So what is the best guideline to determine whether to hit an Aggressive Rally baseline shot or a Forcing Attack shot? Maybe you noticed the not so subtle clue where I called it an Aggressive Rally “baseline” shot? Right on the court, hidden in plain sight is the near perfect guide for understanding your position. The baseline is an excellent reference to use for understanding your attacking capabilities. It is the nexus point for 3 critical factors in determining Rally vs Attack status. The main 3 factors are Distance, Time and Angle Options.
#1 is Distance- the more inside the baseline you receive the ball means you get to advance forward (the easiest direction to move quickly), leaving your opponent less time to recover, as well as your attack will also have a shorter distance to get past your opponent. The negative to be aware of is that you now have a shorter court to work with, but the upside is you need less power with this shorter court and have more options being closer to the net. You should have less risk of hitting the net when closer to it as well.
#2 is Time- in this situation, time is mostly a result of the effects of distance as you can put your shot thru the court quicker while your opponent has far less time to reach it than when you hit from behind the baseline.
#3 is Angles & Options- yes, the court got shorter as you moved inside the baseline, but the upside is the available hitting lanes became much wider. As your angles opened wider, the target options grew to such an extent that there is just no way for your opponent to cover many of them. They are forced to guess and pick an area, or to stand their ground and dare you to execute your shot well.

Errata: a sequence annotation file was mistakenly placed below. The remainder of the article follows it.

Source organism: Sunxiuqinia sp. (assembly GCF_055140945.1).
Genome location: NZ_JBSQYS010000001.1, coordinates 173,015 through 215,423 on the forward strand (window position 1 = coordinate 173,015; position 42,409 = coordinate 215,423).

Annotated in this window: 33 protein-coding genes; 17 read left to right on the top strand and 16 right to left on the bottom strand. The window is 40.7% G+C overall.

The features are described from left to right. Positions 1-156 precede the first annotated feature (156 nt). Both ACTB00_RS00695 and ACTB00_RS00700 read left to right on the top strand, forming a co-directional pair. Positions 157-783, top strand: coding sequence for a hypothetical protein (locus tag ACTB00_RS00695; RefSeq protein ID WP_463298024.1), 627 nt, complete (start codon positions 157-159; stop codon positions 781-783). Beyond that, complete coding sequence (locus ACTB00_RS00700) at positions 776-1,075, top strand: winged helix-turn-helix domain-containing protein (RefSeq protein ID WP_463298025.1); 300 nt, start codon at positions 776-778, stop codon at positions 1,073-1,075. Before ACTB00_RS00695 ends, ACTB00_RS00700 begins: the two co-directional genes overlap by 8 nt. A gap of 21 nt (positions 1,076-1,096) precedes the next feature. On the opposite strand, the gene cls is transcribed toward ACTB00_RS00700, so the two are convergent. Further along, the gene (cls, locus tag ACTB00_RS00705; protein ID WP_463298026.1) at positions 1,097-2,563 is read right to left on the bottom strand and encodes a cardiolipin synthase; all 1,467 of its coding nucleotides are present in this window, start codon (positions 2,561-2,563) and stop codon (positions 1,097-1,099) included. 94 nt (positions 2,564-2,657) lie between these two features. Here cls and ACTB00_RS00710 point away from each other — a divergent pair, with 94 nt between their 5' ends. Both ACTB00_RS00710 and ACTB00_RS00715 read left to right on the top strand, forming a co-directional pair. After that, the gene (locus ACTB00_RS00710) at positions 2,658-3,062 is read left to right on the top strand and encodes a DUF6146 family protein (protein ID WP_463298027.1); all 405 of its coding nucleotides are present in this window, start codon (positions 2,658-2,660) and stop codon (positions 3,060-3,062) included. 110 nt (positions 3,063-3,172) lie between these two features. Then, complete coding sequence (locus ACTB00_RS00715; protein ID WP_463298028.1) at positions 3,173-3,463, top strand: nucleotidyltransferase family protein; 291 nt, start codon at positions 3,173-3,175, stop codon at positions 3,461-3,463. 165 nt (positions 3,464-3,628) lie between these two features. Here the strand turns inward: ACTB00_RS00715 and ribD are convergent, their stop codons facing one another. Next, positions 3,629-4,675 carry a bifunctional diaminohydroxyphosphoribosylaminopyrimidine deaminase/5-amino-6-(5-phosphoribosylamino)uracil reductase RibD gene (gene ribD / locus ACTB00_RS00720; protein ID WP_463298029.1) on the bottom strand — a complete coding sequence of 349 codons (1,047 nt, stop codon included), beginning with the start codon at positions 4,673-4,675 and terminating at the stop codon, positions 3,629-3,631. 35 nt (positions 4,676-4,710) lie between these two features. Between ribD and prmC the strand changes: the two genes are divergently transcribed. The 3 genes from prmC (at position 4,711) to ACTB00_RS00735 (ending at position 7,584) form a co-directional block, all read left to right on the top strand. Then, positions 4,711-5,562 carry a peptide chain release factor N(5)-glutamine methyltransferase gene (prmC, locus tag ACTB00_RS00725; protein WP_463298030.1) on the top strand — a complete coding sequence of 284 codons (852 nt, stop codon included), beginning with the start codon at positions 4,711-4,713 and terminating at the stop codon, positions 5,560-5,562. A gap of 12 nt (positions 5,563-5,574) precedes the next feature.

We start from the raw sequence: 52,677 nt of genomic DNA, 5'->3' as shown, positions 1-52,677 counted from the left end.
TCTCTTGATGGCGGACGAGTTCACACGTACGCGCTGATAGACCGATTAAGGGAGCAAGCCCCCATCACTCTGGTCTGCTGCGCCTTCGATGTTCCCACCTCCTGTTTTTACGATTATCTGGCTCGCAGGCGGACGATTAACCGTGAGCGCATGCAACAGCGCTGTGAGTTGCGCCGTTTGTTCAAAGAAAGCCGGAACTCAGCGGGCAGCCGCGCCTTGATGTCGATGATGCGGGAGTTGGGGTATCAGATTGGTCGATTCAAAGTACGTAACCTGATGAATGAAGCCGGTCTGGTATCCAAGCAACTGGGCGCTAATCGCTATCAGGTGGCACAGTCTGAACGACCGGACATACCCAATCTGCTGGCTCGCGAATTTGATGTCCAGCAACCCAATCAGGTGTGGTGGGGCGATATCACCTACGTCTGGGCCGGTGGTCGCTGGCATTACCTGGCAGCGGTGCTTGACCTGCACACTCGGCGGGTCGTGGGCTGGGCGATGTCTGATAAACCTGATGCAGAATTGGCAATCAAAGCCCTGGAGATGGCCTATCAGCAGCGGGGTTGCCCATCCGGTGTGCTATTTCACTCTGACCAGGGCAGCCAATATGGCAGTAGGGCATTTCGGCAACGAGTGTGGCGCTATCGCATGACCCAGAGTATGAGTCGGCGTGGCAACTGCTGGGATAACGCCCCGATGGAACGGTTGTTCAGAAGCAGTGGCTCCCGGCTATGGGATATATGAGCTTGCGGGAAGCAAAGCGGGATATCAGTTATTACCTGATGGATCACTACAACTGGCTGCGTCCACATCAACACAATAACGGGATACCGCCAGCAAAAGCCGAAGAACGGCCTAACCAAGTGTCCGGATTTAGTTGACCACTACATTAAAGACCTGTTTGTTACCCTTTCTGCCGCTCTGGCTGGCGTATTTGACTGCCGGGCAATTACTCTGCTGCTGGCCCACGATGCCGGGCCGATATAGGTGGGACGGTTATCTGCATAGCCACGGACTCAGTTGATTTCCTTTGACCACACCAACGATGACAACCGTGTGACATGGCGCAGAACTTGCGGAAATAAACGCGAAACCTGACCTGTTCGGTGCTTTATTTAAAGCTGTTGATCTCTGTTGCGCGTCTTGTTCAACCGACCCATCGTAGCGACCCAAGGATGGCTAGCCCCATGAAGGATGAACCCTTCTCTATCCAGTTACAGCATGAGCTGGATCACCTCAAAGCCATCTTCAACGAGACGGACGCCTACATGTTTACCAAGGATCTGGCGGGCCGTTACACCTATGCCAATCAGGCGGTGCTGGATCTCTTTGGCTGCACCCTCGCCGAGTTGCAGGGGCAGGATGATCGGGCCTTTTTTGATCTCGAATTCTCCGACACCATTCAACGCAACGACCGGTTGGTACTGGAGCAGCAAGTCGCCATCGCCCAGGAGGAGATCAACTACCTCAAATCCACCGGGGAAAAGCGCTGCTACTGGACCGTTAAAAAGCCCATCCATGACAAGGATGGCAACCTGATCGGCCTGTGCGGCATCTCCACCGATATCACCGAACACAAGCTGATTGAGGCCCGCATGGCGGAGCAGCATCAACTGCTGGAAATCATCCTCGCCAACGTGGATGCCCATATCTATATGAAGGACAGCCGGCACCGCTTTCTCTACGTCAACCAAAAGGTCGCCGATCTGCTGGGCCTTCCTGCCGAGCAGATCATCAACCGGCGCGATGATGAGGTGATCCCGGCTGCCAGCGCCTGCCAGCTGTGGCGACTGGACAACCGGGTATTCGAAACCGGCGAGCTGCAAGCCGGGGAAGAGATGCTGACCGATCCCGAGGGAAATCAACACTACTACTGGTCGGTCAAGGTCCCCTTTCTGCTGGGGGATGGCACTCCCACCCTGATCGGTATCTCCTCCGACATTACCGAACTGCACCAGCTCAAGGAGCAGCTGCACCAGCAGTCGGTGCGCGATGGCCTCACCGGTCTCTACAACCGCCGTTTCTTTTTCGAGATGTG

After exploring the huge upsides of moving up inside the baseline, we now turn to the flipside of being behind the baseline where we now have NONE of these 3 big advantage factors above. Sure you can occasionally wrong foot an opponent or catch them lazy on recovery, but without Distance, Time and Angles working for you, the challenge is too big. Their mistakes are sort of random and nothing you can count on unless you are just far superior to your opponent. In Congruent Tennis we strive to develop the best of habits and those that will serve us well against our most worthy opponents. We seek to avoid developing the lazy habits that weak opponents can encourage. We strive to play in the Advanced Tennis Foundation mode (ATF) at all times. This ATF concept leads us to understand that while the Forcing Attacks are key to use when stepping inside the baseline, it is just as important to understand our role when in an Aggressive Rally where both our feet are positioned behind that important baseline reference!
If stepping inside the baseline to execute Forcing Attacks shots is the key to “taking” points, then playing consistent high percentage tennis from behind the baseline is the key to not “giving away” free points. Congruent Tennis encourages you to be as aggressive as you can in the Rally from behind the baseline, but you really need to avoid being overly aggressive there and giving up too many free points in this poor area to “end points” is a very low percentage play. Let the court position you have earned at contact govern your decision to Attack. Don't let your opponent's weakness suck you into poor habits that will haunt you in the next round of the tournament. Use those weaker opponents to practice quality decisions and make them habitual!
new articles coming soon on:
The types of Forcing Attacks Shots
The most Important Stat for Winning Tennis